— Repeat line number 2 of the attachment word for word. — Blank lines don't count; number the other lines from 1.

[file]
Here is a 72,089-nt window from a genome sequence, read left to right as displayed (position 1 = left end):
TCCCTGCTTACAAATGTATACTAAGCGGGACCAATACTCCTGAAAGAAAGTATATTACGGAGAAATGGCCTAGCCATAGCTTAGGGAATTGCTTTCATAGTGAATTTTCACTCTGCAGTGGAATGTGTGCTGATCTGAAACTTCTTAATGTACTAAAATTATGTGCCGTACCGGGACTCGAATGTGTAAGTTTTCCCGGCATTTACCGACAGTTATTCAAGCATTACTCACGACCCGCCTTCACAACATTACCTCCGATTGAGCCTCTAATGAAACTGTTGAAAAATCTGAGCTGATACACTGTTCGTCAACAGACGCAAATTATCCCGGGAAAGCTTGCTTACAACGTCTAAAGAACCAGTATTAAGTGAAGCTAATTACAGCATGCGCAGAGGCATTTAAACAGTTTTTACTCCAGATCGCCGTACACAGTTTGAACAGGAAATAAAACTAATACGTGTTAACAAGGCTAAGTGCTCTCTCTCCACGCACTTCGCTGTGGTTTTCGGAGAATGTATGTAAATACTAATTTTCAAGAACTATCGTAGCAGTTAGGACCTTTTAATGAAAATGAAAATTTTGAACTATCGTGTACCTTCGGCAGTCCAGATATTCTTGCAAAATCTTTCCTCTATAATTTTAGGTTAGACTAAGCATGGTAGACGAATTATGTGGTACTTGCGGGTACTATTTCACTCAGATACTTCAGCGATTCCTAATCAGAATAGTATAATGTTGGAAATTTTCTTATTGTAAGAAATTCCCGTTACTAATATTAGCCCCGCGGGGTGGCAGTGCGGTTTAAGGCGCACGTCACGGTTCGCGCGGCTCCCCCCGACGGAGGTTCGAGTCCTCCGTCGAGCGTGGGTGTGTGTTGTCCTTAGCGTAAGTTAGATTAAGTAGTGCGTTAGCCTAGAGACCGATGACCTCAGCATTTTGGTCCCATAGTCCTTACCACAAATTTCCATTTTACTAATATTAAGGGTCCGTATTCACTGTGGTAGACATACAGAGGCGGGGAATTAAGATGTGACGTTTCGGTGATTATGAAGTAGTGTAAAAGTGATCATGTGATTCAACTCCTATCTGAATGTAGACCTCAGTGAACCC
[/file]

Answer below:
TCCCTGCTTACAAATGTATACTAAGCGGGACCAATACTCCTGAAAGAAAGTATATTACGGAGAAATGGCCTAGCCATAGCTTAGGGAATTGCTTTCATAGTGAATTTTCACTCTGCAGTGGAATGTGTGCTGATCTGAAACTTCTTAATGTACTAAAATTATGTGCCGTACCGGGACTCGAATGTGTAAGTTTTCCCGGCATTTACCGACAGTTATTCAAGCATTACTCACGACCCGCCTTCACAACATTACCTCCGATTGAGCCTCTAATGAAACTGTTGAAAAATCTGAGCTGATACACTGTTCGTCAACAGACGCAAATTATCCCGGGAAAGCTTGCTTACAACGTCTAAAGAACCAGTATTAAGTGAAGCTAATTACAGCATGCGCAGAGGCATTTAAACAGTTTTTACTCCAGATCGCCGTACACAGTTTGAACAGGAAATAAAACTAATACGTGTTAACAAGGCTAAGTGCTCTCTCTCCACGCACTTCGCTGTGGTTTTCGGAGAATGTATGTAAATACTAATTTTCAAGAACTATCGTAGCAGTTAGGACCTTTTAATGAAAATGAAAATTTTGAACTATCGTGTACCTTCGGCAGTCCAGATATTCTTGCAAAATCTTTCCTCTATAATTTTAGGTTAGACTAAGCATGGTAGACGAATTATGTGGTACTTGCGGGTACTATTTCACTCAGATACTTCAGCGATTCCTAATCAGAATAGTATAATGTTGGAAATTTTCTTATTGTAAGAAATTCCCGTTACTAATATTAGCCCCGCGGGGTGGCAGTGCGGTTTAAGGCGCACGTCACGGTTCGCGCGGCTCCCCCCGACGGAGGTTCGAGTCCTCCGTCGAGCGTGGGTGTGTGTTGTCCTTAGCGTAAGTTAGATTAAGTAGTGCGTTAGCCTAGAGACCGATGACCTCAGCATTTTGGTCCCATAGTCCTTACCACAAATTTCCATTTTACTAATATTAAGGGTCCGTATTCACTGTGGTAGACATACAGAGGCGGGGAATTAAGATGTGACGTTTCGGTGATTATGAAGTAGTGTAAAAGTGATCATGTGATTCAACTCCTATCTGAATGTAGACCTCAGTGAACCC